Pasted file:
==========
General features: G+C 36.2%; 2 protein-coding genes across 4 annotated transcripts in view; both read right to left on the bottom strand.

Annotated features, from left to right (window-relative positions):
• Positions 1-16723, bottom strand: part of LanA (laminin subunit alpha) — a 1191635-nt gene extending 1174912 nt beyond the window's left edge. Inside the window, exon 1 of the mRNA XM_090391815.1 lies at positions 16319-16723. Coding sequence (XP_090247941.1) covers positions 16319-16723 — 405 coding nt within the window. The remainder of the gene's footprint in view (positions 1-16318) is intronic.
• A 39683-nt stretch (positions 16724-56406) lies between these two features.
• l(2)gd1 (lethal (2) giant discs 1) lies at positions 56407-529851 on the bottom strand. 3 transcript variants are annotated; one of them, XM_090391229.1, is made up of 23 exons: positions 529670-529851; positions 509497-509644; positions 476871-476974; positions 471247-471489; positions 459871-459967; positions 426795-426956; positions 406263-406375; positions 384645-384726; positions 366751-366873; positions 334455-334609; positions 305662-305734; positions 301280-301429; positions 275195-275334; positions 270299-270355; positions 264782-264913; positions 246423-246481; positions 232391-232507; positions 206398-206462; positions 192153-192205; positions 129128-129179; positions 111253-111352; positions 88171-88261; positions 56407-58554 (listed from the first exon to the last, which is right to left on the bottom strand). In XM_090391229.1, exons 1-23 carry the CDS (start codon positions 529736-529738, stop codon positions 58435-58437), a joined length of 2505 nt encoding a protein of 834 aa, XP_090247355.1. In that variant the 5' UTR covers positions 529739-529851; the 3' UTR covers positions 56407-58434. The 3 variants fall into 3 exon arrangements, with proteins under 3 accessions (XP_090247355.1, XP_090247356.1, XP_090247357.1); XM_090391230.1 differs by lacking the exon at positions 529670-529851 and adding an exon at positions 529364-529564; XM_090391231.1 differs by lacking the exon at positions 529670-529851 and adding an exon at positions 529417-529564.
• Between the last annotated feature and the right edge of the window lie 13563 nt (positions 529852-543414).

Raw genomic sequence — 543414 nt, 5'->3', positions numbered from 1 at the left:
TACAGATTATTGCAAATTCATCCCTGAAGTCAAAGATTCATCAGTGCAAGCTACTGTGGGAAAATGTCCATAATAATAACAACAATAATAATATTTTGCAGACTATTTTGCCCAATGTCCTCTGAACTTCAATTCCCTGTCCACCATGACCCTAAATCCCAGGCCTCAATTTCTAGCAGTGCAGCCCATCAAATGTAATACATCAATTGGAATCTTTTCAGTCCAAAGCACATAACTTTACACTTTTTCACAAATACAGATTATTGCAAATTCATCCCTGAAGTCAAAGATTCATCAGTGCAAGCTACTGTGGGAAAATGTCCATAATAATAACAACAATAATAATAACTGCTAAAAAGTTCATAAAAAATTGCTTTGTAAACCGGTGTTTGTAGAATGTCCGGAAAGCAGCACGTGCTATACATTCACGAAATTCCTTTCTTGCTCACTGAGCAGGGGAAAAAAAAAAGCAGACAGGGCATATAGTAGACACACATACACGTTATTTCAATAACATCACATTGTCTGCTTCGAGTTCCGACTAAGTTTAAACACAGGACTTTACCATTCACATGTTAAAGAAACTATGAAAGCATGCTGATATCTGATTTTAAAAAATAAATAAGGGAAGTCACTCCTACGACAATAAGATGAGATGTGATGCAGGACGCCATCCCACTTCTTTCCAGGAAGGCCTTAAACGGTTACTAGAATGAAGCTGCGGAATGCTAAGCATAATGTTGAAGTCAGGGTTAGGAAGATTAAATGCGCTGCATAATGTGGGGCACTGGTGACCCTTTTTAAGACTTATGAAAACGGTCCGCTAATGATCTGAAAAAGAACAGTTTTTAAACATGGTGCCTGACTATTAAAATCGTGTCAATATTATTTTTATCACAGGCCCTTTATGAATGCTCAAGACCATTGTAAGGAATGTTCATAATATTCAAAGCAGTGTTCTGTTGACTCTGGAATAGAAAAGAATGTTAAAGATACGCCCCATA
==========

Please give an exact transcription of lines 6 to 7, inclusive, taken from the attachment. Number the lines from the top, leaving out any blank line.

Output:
• Between the last annotated feature and the right edge of the window lie 13563 nt (positions 529852-543414).

Raw genomic sequence — 543414 nt, 5'->3', positions numbered from 1 at the left: